GitLab raised a substantial $268 million in a Series E funding round that was more than doubled what the firm had raised across all of its previous funding rounds and pushed its valuation to $2.75 billion. It also bolsters the company’s coffers as it battles in an increasingly competitive DevOps space. GitLab CEO Sid Sijbrandij said in an email to SDxCentral that the new Series E funds will help the company continue to move on its goal of providing a single application to support quicker delivery of software. It claims more than 100,000 organizations use its platform. “These funds will help us to keep up with that pace and add to that with our company engineers,” Sijbrandij explained. “We need to make sure every part of GitLab is great and that CIOs and CTOs who supply the tools for their teams know that if they bet on GitLab that we’ll stand up to their expectations.”

  • Amazon open-sources its Topical Chat data set of over 4.7 million words [Ed: openwashing of listening devices without even releasing any code]
  • How Chrome OS works upstream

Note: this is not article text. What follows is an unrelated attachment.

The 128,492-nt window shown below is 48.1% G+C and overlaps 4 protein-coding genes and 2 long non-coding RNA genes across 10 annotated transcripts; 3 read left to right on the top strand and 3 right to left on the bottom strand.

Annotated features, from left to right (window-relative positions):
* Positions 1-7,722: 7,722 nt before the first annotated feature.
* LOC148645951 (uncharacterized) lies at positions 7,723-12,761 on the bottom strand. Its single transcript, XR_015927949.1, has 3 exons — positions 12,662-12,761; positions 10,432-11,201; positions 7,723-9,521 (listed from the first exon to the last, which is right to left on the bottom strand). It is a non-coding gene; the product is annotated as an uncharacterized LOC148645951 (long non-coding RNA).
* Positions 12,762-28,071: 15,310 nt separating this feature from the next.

Google has a long and interesting history contributing to the upstream Linux kernel. With Chrome OS, Google has tried to learn from some of the mistakes of its past and is now working with the upstream Linux kernel as much as it can. In a session at the 2019 Open Source Summit North America, Google software engineer Doug Anderson detailed how and why Chrome OS developers work upstream. It is an effort intended to help the Linux community as well as Google. The Chrome OS kernel is at the core of Google's Chromebook devices, and is based on a Linux long-term support (LTS) kernel. Anderson explained that Google picks an LTS kernel every year and all devices produced in that year will use the selected kernel. At least once during a device's lifetime, Google expects to be able to "uprev" (switch to a newer kernel version). Anderson emphasized that if Google didn't upstream its own patches from the Chrome OS kernel, it would make the uprev process substantially more difficult. Simply saying that you'll work upstream and actually working upstream can be two different things. The process by which Chrome OS developers get their patches upstream is similar to how any other patches land in the mainline Linux kernel. What is a bit interesting is the organizational structure and process of how Google has tasked Chrome OS developers to work with upstream. Anderson explained that developers need to submit patches to the kernel mailing list and then be a little patient, giving some time for upstream to respond. A key challenge, however, is when there is no response from upstream. "When developing an upstream-first culture, the biggest problem anyone can face is silence," Anderson said. Anderson emphasized that when submitting a patch to the mailing list, what a developer is looking for is some kind of feedback; whether it's good or bad doesn't matter, but it does matter that someone cares enough to review it. What the Chrome OS team does in the event that there is no community review is it will have other Chrome OS engineers publicly review the patch. The risk and worry of having Chrome OS engineers comment on Chrome OS patches is that the whole process might look a little scripted and there could be the perception of some bias as well. Anderson noted that it is important that only honest feedback and review is given for a patch.